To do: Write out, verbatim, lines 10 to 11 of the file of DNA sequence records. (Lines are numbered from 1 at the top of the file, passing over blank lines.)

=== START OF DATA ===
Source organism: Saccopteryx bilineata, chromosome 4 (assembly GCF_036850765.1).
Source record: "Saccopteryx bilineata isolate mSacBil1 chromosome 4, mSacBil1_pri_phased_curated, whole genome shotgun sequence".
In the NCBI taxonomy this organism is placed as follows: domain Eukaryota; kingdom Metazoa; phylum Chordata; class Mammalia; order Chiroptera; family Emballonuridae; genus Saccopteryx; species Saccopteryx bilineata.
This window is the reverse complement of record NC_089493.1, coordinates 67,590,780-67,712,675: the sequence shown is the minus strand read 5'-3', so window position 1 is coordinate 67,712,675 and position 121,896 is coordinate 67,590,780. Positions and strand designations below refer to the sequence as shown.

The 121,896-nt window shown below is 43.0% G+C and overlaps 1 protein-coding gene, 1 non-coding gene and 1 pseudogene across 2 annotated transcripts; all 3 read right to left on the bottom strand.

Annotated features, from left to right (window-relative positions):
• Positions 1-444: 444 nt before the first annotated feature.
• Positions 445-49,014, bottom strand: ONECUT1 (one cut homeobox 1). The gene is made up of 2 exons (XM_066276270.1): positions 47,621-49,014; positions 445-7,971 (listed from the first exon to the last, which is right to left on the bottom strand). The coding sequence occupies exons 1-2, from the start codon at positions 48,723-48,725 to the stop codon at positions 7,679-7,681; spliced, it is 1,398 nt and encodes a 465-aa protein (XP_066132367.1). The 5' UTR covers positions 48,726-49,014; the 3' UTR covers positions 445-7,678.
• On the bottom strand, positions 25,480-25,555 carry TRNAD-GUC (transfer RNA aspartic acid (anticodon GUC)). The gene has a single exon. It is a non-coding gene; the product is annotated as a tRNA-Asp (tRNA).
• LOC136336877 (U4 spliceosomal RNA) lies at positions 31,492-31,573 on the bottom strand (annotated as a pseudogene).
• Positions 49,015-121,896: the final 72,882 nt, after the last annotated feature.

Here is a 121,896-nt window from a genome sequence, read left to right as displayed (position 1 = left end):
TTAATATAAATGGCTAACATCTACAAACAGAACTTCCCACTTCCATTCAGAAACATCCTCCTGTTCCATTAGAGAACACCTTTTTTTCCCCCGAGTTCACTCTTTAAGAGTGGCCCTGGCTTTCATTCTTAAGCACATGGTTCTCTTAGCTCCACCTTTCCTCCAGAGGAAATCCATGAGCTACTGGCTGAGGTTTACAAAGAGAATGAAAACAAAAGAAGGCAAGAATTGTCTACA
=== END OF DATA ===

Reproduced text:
• LOC136336877 (U4 spliceosomal RNA) lies at positions 31,492-31,573 on the bottom strand (annotated as a pseudogene).
• Positions 49,015-121,896: the final 72,882 nt, after the last annotated feature.